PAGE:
It is, if nothing else, a remarkable turnaround in attitude — and a number of steps in the right direction.
Wednesday’s throne speech brought a series of commitments from the provincial government, including the promise of new whistleblower legislation, a reiteration of a review of the province’s access to information legislation, and promises of more oversight and transparency about the Muskrat Falls hydroelectric project.
And just to prove it was serious, Premier Tom Marshall’s government tabled its whistleblower legislation in the House of Assembly, putting its legislation where its mouth is.
It’s all part of what the government is calling an open government initiative. This, from the speech itself: “We believe much more information should be disclosed to the public, even before it is requested. Government departments and agencies ought to disclose information as a routine way of doing business. To that end, this government is launching an Open Government Initiative, one purpose of which will be to share data and other information that anyone will be able to access freely online.”
This, from a government that, until Wednesday, had steadfastly maintained it was among the most open, accountable and transparent in the country. It has also maintained that, as far as the Muskrat Falls project goes, more information had been released publicly than had ever been released on a comparable project.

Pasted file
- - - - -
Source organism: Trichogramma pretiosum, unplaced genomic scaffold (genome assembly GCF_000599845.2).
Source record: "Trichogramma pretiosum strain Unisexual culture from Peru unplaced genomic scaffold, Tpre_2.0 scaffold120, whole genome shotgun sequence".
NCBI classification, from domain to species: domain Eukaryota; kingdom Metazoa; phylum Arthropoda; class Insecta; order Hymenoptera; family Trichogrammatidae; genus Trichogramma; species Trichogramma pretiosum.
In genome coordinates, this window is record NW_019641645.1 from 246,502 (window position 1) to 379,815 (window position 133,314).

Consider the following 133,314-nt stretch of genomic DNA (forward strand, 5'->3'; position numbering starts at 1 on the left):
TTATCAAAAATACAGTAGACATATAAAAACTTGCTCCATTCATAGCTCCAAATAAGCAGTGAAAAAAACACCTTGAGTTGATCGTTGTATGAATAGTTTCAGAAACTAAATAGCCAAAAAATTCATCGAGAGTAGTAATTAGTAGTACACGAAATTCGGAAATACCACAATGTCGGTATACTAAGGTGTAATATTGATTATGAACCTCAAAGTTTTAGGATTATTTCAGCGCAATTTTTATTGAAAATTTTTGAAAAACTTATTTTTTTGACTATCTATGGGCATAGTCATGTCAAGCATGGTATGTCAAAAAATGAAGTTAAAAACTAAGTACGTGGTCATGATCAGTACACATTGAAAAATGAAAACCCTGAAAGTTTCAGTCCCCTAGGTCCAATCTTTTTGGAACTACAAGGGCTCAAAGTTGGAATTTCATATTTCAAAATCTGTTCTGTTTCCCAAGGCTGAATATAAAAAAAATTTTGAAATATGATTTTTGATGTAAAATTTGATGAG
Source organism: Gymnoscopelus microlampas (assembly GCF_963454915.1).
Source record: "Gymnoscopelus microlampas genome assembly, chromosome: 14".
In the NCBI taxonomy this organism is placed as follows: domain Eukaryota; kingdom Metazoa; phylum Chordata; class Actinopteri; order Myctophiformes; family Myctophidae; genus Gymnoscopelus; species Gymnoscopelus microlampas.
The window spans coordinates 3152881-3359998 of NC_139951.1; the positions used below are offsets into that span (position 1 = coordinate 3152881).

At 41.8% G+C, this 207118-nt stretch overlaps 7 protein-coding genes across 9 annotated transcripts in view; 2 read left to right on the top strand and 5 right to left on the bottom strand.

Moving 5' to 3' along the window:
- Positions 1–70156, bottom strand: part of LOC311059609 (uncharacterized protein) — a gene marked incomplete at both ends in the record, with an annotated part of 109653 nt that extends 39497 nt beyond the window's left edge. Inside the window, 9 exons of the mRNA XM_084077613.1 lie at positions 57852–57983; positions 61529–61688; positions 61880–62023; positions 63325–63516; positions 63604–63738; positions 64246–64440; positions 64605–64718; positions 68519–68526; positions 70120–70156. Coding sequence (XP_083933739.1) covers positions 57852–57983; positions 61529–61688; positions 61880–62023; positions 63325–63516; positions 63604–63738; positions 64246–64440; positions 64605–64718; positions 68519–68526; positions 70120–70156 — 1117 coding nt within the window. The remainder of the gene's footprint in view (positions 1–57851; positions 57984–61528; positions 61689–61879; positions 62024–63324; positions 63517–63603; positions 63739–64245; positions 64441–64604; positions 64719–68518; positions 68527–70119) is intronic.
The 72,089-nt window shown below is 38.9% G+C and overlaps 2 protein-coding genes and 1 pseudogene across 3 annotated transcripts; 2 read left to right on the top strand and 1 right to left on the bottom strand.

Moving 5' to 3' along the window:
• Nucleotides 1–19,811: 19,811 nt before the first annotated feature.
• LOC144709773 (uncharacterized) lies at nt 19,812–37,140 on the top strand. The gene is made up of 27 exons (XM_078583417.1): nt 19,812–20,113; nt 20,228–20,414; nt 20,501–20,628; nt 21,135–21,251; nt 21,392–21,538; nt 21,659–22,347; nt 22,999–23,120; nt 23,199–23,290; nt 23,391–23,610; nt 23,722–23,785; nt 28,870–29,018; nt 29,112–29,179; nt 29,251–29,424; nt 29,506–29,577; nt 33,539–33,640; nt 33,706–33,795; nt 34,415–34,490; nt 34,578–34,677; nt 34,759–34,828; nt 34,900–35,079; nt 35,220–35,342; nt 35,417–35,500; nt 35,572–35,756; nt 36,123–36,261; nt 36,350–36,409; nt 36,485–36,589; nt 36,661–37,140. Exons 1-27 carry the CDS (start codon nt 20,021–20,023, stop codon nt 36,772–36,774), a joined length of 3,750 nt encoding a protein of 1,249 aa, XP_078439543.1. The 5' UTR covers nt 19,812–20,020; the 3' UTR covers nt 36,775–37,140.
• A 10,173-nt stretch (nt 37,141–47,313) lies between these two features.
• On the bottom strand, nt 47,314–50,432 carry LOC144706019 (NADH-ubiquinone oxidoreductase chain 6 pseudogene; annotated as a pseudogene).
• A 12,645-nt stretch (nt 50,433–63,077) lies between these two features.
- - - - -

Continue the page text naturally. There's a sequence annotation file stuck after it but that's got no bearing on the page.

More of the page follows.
Not only that, but a series of justice ministers have insisted that whistleblower legislation was neither needed nor a priority — while it had been a Progressive Conservative platform promise for years, the ministers kept arguing the concept needed more study. Here’s Justice Minister Felix Collins in May 2012: “… until we are satisfied that any proposed legislation will adequately address disclosures of wrongdoing within the public service in this province, we will continue to rely upon the current whistleblower provisions found in other pieces of legislation including the House of Assembly Accountability, Integrity and Administration Act, Occupational Health and Safety Act, Environment Protection Act, and the Personal Health Information Act, the protection against reprisal section in the Criminal Code, and well-established human resource policies in place within government.”
All of that, however, is probably something that the current administration would like to think of as ancient history.
Is it fair to cut this government some slack, even though they’ve had 11 years to put real sunshine laws in place?
Perhaps — but only as long as the changes are rolled out quickly and efficiently.
Any government should be judged most on what it actually does. The only problem is that this administration has over a decade of its own reputation to overcome — a record of promising openness, while delivering its own particular interpretation of transparency.
When you’re doing the right thing, it doesn’t really matter what your political stripe is — what matters is that the right thing actually gets done.
So here’s to cautious optimism, keeping in mind it’s the delivery that deserves real credit, not just the promise.